LS: In a small business you have to do everything. Actually, in any business there are two main skills you need. First, the deep domain knowledge of the service or product you are selling and, secondly, knowledge of the business side that enables you to deliver that service or product efficiently.
My husband was an expert in the technical side and I brought the business acumen. What appealed to me was the business was changing – as tires became more technically advanced, their life was extended dramatically. When we first started, a set of tires lasted 25,000 miles, but now that number has doubled. Therefore, we had to reevaluate the lifecycle of our sales or we would be at risk. So we went from 85 percent tires and 15 percent service to, by the time I left, 15 percent tires and 85 percent service, which changed the fabric of the organization for the better.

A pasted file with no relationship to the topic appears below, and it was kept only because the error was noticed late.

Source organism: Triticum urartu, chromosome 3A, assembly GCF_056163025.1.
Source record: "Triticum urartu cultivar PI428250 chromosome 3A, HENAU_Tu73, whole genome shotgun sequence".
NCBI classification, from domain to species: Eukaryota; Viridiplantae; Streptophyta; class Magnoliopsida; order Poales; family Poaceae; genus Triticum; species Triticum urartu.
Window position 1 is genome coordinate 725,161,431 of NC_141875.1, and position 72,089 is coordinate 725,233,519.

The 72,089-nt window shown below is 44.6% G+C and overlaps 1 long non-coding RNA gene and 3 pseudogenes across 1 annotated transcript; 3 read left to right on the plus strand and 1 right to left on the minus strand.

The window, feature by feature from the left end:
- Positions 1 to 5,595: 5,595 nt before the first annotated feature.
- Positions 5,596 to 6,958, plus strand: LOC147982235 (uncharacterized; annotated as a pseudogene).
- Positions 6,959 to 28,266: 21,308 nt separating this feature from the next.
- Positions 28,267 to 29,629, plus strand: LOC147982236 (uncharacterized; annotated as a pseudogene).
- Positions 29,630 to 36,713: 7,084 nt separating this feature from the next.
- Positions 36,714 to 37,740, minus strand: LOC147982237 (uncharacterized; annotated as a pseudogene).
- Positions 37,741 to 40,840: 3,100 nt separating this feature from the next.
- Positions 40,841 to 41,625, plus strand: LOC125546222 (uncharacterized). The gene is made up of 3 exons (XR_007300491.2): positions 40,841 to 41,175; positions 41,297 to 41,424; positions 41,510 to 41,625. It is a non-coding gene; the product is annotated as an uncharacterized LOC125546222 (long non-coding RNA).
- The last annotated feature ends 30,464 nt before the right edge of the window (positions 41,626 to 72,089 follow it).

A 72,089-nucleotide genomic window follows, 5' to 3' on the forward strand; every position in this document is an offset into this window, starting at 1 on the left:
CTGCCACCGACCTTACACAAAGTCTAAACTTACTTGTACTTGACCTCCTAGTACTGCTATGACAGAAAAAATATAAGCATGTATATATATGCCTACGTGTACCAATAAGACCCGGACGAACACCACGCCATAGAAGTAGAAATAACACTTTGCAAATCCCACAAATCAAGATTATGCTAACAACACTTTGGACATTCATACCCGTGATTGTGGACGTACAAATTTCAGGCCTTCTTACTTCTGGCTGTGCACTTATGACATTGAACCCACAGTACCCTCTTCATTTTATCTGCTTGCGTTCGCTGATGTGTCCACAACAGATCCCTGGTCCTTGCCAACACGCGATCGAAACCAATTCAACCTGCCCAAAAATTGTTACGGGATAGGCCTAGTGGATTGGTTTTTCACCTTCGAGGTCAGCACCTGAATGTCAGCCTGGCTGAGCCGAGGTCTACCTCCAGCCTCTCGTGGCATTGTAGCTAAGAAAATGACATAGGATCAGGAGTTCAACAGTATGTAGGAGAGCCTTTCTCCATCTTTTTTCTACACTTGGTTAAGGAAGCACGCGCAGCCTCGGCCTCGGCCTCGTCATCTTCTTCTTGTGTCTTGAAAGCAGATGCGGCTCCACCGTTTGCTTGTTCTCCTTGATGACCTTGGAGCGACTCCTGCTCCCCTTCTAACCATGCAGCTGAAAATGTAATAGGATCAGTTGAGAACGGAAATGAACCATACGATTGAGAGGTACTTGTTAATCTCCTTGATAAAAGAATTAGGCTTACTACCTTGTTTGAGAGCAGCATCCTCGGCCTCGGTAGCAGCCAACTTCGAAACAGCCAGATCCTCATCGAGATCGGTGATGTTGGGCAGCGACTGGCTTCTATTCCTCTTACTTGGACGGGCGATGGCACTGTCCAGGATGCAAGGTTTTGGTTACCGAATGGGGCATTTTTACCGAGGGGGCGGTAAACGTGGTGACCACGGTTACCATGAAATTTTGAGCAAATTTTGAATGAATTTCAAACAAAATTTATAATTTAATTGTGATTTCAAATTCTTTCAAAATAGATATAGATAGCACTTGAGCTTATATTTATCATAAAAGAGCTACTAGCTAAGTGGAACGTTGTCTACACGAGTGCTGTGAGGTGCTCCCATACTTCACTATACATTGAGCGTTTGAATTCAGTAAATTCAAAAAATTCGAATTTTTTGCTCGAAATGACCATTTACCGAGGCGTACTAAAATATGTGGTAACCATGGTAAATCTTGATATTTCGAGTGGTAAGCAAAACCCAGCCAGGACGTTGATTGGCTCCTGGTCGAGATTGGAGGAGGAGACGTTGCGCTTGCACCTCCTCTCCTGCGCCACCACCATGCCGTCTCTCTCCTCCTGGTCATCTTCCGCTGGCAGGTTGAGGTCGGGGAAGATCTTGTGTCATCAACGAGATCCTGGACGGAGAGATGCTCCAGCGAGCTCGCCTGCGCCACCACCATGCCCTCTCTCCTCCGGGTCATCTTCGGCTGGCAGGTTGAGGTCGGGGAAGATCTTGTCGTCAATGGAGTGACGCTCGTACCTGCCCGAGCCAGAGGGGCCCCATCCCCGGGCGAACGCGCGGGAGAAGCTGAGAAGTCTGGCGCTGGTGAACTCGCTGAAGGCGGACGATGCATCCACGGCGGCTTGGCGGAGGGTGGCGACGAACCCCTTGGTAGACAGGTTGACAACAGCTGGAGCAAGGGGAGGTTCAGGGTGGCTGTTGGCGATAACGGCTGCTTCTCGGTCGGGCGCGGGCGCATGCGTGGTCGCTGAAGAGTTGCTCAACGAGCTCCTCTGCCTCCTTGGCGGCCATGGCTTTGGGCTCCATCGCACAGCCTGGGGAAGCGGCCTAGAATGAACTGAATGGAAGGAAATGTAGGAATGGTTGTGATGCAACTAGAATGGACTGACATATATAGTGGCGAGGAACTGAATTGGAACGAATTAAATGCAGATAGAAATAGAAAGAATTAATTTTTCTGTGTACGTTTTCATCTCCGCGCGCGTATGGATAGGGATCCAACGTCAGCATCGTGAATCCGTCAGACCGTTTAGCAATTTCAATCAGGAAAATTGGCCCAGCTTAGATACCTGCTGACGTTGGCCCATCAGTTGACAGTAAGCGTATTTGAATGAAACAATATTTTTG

SCB: How did you know that transition was coming?
LS: I was a voracious reader of the trade journals and became involved with the trade association, where I met Pam Gatto, who was also a very successful woman in a man’s world. She became an incredible mentor to me. The whole industry had to adapt to the transition or go out of business. Certainly during that time there were customers that came in and wanted to talk to a man, but I was a quick learner and projected the idea, ‘You’re going to benefit by doing business with me.’
There was a lot of crossover from the investment business. Explaining investments to non-investors is a lot like explaining cars to people who aren’t mechanics; I was an interpreter, which was what I became wherever I went.